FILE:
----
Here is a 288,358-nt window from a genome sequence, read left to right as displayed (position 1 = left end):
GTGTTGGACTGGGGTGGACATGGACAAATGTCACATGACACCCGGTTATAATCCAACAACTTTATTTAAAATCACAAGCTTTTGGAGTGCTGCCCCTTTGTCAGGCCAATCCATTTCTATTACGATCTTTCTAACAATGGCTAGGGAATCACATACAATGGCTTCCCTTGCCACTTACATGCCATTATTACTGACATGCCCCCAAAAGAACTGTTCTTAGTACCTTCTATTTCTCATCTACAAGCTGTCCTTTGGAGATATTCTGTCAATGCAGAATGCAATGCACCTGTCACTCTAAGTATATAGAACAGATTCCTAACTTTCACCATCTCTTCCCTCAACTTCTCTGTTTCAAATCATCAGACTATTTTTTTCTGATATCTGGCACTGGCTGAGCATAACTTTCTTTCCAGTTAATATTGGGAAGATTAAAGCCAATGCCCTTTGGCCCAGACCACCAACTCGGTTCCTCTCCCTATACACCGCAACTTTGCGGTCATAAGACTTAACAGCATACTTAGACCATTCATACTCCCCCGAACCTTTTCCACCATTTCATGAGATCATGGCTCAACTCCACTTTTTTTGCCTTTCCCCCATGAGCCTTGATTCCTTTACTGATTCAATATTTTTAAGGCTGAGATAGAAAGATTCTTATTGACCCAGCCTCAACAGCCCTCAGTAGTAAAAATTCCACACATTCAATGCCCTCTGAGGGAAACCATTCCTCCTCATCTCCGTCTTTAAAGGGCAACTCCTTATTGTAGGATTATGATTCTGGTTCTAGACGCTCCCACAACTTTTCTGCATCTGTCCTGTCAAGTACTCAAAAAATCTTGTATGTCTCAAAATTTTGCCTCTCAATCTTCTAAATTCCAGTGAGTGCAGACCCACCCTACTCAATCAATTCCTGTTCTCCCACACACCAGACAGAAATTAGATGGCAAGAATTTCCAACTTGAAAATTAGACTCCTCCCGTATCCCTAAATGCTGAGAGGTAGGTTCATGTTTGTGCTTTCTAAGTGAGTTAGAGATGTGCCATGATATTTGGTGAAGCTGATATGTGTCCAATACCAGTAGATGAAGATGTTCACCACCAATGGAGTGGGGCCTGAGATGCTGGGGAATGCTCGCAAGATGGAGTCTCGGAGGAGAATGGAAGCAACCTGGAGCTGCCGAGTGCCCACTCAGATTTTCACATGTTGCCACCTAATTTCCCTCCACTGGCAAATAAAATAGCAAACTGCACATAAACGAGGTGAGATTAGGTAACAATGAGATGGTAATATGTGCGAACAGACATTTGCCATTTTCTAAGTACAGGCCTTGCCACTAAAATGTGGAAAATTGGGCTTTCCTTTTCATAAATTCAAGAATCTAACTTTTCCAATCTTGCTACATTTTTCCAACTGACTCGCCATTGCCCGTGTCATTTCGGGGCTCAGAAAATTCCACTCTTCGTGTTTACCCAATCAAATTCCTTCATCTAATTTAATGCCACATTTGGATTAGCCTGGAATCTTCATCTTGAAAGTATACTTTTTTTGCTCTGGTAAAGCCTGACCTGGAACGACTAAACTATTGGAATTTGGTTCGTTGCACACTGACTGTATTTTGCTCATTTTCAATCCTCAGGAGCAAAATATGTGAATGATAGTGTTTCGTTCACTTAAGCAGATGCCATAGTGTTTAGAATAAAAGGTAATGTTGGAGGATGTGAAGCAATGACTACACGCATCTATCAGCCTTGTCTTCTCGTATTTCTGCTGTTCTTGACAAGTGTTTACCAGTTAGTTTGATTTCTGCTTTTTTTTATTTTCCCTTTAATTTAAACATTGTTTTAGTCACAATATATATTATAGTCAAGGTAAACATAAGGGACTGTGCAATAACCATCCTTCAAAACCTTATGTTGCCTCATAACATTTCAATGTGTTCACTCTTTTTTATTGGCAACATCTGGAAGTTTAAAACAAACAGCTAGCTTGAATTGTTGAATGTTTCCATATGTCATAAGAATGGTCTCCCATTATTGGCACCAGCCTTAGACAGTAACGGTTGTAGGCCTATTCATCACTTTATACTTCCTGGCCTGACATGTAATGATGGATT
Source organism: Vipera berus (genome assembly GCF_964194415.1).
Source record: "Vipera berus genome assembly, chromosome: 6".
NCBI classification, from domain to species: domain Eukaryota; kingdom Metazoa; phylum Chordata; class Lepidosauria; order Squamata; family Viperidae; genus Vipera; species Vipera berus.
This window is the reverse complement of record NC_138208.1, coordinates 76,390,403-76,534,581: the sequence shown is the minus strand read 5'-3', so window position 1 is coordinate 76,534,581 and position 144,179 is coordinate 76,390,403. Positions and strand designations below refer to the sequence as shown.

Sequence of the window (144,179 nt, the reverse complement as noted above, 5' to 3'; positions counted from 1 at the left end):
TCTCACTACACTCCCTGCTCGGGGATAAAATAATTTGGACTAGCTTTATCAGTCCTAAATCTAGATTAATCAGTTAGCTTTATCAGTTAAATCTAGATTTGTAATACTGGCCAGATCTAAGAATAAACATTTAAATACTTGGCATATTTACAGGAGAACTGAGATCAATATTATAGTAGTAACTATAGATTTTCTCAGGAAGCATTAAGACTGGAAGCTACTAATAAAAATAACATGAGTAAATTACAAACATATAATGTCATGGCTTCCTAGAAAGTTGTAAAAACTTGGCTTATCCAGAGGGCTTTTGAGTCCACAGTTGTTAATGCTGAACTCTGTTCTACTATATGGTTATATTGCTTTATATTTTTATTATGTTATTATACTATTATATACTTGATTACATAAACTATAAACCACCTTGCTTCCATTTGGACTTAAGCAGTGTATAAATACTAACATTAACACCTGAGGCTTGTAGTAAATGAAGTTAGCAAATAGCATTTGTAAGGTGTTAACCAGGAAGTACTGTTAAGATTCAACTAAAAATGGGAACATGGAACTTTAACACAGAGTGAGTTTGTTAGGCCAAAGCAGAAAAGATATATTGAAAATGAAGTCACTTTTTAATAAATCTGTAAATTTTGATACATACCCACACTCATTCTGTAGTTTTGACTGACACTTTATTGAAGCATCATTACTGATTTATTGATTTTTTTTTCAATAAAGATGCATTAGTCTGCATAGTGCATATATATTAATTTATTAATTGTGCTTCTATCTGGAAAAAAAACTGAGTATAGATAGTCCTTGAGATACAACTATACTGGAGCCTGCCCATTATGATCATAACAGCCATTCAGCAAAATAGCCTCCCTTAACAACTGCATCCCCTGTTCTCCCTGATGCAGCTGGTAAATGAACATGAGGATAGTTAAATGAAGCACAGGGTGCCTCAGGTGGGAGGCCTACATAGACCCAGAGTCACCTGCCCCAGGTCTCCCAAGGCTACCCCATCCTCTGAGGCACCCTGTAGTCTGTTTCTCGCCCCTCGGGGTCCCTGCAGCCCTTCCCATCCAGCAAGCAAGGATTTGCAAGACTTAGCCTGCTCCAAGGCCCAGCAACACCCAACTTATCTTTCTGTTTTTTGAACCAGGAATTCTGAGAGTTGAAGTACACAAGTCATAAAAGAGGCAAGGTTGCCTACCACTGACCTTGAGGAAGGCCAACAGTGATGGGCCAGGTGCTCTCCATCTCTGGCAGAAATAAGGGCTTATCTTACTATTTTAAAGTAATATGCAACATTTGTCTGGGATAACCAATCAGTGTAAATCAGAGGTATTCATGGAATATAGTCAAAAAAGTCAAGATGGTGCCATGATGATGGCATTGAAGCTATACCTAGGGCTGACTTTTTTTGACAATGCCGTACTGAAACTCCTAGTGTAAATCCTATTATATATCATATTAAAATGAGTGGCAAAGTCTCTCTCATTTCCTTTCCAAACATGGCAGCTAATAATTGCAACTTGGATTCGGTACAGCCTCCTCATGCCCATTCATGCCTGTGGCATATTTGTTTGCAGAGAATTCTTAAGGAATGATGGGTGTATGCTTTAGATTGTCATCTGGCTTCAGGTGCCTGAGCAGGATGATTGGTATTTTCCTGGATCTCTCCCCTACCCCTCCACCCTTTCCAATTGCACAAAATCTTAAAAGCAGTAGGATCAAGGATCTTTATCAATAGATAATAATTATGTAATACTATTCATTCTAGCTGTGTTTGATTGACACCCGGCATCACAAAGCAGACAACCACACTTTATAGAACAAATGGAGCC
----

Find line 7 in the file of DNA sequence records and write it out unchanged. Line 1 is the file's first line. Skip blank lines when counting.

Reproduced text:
Sequence of the window (144,179 nt, the reverse complement as noted above, 5' to 3'; positions counted from 1 at the left end):